Round 2 Phillip Merling DE Clemson
This was an interesting pick when it was made. I have to be honest I had never heard of him, and when we selected him I was skeptical. He was supposed to have 1st round talent, so I approved. So far, I haven't seen much to be impressed about, but it's only been the summer. The loss of Jason Taylor made this pick a good one in hindsight.
Round 2 Chad Henne QB Michigan
To be honest I hated this pick. I knew we needed to take a QB at some point, but I wasn't a fan of any of them. Henne in particular. I followed him out of high school and watched him play 4 years at Michigan and took away the impression that Henne simply wasn't much of a winner in big game situations. He could never manage to beat Ohio State, so how is he going to help us beat the Patriots.
But Henne has gained a lot of respect from me this summer. He has looked very good, even when making the usual rookie mistakes. It's clear that he is a much better value pick than John Beck was in last year's 2nd round. Beck has regressed big time and will be lucky to make the team, so Henne's progression is crucial to the success of this franchise. I'm confident that he can eventually become a pretty good QB. Think of Jay Cutler's peak potential, not Tom Brady's.
Round 3 Kendall Langford DE Hampton
If you were clueless about this pick, join the club. I never like seeing my team pick Div 1AA players, but all you need to know about this pick is that they think enough of Langford to start him over both Randy Starks, a decent veteran, AND Phillip Merling, a player of the same position picked a full round before Langford.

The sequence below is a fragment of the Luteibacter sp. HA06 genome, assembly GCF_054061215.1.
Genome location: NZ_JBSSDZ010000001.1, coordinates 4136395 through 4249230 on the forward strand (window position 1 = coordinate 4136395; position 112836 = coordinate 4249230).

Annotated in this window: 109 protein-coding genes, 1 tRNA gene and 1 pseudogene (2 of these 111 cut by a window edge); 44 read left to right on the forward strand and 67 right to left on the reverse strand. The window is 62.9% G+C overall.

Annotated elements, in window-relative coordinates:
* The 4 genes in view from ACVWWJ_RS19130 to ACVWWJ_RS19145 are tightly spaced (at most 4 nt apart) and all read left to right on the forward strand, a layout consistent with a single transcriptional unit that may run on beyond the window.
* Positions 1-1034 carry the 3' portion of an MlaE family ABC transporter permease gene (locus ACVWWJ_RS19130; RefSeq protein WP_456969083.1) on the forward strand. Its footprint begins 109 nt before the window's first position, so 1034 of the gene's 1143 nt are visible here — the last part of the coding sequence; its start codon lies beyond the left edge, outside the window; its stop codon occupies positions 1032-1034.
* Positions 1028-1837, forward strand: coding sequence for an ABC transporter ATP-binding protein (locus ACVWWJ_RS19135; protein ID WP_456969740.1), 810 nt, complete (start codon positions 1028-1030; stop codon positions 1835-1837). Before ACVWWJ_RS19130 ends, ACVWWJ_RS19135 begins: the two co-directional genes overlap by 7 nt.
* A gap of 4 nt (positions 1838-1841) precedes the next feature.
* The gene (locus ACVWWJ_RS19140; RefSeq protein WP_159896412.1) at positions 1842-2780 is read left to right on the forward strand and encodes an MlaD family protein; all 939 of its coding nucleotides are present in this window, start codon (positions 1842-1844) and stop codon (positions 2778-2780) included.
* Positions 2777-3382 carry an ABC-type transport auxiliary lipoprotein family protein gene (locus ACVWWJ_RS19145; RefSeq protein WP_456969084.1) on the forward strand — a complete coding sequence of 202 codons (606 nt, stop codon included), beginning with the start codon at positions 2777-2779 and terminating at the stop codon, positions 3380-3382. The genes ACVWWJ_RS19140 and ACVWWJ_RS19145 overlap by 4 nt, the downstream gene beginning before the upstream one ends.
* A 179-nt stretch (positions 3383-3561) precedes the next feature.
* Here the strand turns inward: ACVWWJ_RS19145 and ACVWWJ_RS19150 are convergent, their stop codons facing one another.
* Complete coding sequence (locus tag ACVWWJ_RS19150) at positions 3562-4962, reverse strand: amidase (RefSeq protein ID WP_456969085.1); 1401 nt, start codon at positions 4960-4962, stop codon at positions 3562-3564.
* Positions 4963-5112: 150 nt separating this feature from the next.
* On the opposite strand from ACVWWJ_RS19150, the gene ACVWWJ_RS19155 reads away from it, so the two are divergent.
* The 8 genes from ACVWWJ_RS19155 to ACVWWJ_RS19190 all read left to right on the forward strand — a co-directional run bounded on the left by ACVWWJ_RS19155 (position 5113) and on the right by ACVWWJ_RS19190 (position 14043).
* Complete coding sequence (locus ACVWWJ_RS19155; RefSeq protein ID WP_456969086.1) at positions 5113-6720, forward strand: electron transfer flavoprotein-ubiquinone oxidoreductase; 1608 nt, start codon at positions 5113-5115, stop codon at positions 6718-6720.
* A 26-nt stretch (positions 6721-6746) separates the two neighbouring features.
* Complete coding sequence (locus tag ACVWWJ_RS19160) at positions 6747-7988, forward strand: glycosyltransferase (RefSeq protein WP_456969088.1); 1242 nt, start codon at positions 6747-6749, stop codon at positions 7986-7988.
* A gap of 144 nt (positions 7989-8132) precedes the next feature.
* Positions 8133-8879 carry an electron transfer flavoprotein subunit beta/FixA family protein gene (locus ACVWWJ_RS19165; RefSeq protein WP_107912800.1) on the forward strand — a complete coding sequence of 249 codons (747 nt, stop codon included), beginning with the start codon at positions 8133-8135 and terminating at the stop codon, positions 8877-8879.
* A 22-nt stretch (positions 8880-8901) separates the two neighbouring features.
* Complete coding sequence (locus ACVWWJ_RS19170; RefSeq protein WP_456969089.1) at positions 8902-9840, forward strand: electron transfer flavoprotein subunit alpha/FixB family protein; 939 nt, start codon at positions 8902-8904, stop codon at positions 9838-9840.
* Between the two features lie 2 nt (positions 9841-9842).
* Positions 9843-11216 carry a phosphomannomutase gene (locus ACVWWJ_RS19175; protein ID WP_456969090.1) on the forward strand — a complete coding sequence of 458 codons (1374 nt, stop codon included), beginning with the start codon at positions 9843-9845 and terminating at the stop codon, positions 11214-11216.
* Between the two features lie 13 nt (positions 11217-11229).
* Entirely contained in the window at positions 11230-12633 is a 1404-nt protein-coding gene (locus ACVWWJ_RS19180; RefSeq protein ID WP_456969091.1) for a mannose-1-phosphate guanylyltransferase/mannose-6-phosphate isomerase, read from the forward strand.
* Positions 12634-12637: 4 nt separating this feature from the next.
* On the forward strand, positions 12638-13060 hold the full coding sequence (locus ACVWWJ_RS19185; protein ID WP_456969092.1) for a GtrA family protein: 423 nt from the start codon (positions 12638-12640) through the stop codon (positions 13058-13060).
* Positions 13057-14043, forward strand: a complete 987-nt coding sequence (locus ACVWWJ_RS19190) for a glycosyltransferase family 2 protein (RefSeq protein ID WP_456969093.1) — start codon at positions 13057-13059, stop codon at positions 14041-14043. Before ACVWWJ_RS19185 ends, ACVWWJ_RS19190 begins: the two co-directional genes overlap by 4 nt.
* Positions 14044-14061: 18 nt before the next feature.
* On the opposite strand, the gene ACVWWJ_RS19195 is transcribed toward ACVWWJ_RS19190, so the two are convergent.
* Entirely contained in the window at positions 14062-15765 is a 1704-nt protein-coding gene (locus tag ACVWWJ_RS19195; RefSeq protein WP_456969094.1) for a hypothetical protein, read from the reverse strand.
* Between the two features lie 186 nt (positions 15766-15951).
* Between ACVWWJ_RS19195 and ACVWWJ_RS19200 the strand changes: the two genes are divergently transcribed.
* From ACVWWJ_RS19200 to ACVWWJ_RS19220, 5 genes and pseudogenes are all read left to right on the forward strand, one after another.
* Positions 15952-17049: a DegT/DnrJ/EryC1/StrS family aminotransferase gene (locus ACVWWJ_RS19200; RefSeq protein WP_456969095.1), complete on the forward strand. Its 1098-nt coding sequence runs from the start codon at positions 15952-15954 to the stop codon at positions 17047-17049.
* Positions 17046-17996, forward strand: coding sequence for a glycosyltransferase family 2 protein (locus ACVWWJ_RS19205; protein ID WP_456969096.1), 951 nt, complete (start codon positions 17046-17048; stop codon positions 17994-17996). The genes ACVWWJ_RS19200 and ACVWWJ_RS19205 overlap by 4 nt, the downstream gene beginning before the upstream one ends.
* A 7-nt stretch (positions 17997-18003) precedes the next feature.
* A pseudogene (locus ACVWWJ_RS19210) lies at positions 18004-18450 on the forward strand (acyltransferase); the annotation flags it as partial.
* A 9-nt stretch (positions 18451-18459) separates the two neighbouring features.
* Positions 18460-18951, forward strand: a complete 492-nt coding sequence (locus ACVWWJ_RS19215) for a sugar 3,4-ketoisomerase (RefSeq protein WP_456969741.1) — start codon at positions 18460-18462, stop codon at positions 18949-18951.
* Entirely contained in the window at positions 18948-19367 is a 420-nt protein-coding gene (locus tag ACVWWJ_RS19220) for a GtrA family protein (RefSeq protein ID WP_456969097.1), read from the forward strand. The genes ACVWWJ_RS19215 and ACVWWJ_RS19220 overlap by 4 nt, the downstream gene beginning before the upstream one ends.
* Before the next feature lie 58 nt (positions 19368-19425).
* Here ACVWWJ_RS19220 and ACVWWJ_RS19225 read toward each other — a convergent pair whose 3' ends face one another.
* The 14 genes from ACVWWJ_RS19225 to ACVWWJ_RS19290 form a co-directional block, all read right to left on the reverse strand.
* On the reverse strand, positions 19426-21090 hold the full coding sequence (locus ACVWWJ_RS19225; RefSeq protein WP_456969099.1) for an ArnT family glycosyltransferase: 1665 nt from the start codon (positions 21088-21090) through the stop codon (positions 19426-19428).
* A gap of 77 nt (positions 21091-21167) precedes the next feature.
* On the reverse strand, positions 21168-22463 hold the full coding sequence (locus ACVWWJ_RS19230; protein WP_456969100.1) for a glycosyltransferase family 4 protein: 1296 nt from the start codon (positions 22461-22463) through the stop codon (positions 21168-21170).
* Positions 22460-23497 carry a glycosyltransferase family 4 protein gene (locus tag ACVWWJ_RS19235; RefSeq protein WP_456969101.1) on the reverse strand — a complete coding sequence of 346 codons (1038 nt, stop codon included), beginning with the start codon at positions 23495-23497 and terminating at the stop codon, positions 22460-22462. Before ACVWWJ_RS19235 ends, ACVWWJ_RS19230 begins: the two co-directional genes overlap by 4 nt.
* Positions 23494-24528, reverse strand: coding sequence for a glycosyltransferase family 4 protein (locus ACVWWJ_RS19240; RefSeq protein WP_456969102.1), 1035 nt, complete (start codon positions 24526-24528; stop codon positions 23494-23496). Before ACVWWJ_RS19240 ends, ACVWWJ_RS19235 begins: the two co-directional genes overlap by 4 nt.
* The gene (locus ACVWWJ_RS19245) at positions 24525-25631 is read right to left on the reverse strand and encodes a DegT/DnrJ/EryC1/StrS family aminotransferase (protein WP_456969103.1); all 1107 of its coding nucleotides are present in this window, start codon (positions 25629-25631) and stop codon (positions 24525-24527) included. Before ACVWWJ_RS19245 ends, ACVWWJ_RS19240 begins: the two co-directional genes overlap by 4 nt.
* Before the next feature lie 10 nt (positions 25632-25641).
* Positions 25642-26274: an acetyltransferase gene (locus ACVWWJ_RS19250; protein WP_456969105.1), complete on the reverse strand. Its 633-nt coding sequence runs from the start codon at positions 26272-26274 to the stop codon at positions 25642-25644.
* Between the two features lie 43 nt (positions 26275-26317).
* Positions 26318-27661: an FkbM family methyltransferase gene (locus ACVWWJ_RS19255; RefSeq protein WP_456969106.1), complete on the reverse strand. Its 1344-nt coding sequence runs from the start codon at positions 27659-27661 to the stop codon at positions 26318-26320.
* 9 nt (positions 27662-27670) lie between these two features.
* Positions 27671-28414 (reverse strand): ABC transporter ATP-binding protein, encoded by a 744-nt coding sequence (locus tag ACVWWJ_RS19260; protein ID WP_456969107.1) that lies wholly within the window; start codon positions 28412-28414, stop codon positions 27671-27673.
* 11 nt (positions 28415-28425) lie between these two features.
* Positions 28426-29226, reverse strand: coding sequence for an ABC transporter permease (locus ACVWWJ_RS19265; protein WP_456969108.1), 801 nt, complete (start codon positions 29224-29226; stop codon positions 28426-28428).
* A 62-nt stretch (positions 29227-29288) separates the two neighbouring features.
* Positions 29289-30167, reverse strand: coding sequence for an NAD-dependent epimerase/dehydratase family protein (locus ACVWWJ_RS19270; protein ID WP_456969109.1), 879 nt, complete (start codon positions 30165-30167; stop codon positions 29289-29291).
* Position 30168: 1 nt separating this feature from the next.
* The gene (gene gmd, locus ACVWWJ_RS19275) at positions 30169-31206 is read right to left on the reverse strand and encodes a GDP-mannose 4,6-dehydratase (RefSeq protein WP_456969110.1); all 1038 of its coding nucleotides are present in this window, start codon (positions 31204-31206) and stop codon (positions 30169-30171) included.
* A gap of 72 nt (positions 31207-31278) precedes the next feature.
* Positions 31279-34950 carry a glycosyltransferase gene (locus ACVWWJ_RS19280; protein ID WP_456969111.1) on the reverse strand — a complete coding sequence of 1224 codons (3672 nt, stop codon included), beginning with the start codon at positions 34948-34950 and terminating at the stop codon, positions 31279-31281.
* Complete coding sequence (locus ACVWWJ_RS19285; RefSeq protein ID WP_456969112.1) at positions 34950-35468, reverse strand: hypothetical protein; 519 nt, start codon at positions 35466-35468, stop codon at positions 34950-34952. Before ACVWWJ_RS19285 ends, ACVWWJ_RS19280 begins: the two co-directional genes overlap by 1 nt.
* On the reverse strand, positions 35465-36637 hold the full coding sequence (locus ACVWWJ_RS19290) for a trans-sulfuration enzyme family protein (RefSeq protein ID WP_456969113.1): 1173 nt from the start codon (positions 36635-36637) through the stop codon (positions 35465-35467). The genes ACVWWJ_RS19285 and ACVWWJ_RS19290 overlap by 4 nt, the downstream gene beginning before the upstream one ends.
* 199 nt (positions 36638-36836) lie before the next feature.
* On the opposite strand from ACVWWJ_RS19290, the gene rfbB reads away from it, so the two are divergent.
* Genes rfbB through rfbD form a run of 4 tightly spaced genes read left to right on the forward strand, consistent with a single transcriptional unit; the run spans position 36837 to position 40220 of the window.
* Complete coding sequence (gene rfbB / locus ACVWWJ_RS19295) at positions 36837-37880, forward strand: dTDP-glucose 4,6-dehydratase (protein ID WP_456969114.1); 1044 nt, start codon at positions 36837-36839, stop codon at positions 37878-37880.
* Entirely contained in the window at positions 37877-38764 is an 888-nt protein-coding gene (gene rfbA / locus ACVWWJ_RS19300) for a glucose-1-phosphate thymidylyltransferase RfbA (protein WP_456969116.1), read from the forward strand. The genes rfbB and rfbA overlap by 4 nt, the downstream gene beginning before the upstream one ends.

Langford represents the classic boom or bust pick. The fact he is currently starting on the depth chart as a 3rd round pick in a Bill Parcells system that favors wily veterans speaks volumes either about his talent or this team's lack of it. We'll see, but so far so good.
Part 2 will be soon with our lower round picks, including surprising OL Donald Thomas.
Wednesday, September 3, 2008
Unsurprisingly, the Marlins have finally started to fade out of the playoff picture. All of the weaknesses of their roster have finally caught up to them, leaving fans legitimately disappointed considering the recent resurgence of their young pitching staff.
Considering the fact the Marlins have already surpassed my preseason expectations (69 wins as of writing, when I projected them to win 68), I guess I should be happy that they gave us this much competitive baseball. We also can't forget that they technically aren't out of the hunt, being 7 games back of the surging Mets. It's still highly unlikely, but I suppose they aren't quite dead yet.
And I think it's safe to say that the Marlins' run the first half of this season would have easily been the story of the 2008 MLB season were it not for the Rays up north looking to win the AL East title and maybe locking up the best record in the AL. I was never quite sure how the Fish managed to piece together such a good record despite their poor pitching, poor defense, and lack of contact hitting.